Watch Out for Student Aid Scams

Most college-bound individuals could use some help paying for college, and there are a number of options available. However, all too many students fall victim to student aid scams in their quest to find money to pursue their higher education. In fact, consumers lose more than $100,000 of their hard-earned money each year in student aid scams, according to the Motley Fool. Here we’ll explore some of those student aid scams so you’ll know what to look out for.

Don’t Pay for Scholarship Search Services

First of all, students should be wary of paying for scholarship search services, according to the federal student aid official website. While some commercial financial aid services companies do deliver on their promises, many use high-pressure tactics or other bad business practices and others have been reported as fraudulent. If a student knows where to look, he or she can find their own scholarships for free, rather than relying on the paid help of a third party.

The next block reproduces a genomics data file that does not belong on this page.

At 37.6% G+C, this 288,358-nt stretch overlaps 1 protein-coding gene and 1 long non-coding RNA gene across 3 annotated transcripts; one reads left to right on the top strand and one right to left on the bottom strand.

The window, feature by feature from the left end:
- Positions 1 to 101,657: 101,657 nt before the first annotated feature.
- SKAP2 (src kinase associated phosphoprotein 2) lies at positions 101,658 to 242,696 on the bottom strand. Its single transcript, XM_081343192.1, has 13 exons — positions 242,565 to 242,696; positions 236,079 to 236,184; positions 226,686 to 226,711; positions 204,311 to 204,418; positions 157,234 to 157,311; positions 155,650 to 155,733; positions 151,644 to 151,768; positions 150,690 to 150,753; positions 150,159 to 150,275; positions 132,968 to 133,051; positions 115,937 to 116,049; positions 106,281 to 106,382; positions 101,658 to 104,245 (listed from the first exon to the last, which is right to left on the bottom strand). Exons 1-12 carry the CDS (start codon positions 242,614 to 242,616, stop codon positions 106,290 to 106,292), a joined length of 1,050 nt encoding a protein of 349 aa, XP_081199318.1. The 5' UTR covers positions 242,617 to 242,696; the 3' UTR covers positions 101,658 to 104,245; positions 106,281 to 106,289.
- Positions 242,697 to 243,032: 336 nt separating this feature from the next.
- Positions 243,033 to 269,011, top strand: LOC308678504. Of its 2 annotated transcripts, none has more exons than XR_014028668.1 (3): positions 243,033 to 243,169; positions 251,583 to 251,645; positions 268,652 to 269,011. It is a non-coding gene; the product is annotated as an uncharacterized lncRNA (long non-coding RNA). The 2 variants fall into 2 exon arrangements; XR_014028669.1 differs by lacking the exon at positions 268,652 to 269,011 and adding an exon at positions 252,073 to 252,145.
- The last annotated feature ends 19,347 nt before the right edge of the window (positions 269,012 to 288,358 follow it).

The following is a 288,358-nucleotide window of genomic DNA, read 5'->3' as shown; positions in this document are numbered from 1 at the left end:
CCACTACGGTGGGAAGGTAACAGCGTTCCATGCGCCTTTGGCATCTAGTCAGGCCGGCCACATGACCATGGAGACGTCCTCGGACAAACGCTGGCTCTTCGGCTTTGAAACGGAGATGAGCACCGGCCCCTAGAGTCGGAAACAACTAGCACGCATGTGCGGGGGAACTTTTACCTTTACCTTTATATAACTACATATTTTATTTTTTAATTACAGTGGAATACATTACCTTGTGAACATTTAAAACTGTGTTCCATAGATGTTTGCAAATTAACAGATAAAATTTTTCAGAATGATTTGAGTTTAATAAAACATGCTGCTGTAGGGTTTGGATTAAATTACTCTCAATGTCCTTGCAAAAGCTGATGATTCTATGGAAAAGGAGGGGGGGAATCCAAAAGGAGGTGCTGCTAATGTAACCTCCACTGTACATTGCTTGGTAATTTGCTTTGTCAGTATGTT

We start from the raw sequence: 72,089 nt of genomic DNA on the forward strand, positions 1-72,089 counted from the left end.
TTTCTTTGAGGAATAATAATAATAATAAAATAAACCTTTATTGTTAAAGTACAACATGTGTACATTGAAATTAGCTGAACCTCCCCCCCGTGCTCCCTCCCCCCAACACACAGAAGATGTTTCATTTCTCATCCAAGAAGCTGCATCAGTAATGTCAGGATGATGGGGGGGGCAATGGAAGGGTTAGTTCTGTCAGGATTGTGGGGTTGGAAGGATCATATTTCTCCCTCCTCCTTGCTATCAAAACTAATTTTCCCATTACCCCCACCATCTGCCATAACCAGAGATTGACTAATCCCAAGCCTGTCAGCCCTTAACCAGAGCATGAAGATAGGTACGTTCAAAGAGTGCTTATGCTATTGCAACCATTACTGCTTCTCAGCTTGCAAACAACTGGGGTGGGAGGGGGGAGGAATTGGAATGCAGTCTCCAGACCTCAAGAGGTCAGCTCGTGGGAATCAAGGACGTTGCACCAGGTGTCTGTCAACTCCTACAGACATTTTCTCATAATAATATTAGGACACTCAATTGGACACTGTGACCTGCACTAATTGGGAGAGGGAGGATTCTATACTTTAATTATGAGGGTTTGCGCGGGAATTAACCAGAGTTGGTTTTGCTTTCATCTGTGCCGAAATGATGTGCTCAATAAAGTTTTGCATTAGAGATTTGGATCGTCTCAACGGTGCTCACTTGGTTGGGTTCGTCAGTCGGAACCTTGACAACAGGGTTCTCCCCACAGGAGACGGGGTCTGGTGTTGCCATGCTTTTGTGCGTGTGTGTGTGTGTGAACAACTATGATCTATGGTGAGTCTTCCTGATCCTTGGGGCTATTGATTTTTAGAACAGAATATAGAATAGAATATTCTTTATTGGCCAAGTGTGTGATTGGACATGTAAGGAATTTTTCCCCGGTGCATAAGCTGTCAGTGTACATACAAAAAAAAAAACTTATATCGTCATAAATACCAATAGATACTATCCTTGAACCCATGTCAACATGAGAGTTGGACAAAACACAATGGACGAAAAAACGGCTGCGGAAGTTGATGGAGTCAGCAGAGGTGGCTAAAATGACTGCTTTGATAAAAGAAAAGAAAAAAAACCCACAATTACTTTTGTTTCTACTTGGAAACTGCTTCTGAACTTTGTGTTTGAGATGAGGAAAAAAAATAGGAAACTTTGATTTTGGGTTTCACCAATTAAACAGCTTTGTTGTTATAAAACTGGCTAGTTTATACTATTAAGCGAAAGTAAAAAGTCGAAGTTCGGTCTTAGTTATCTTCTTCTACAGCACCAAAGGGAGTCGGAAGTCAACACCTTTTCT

Don’t Pay for Help Filling out the FAFSA

Since so many students apply for federal student aid using the FAFSA online, many commercial websites capitalize on this by offering you help completing your FAFSA for a fee. This is completely unnecessary. After all, FAFSA does stand for Free Application for Federal Student Aid. Not only does the official FAFSA website provide ample information and prompts to help the free application process go as smoothly as possible, but there’s also plenty of free help available through your college’s financial aid administrator or even your guidance counselor if you’re still in high school.

Don’t Pay to Apply for Scholarships

Legitimate scholarship organizations do not require you to pay a fee up front to apply for scholarships and rarely contact random students by direct mail or e-mail. If you receive something in the mail or in your e-mail inbox from an organization that announces you were selected as a finalist in a scholarship contest and asks for a fee to secure your place, a red flag should go up, according to the California Student Aid Commission. You should also avoid any offers from companies that request your personal financial information, such as your credit card number or bank account number. Many times these are just ruses to get access to your money or even to steal your identity.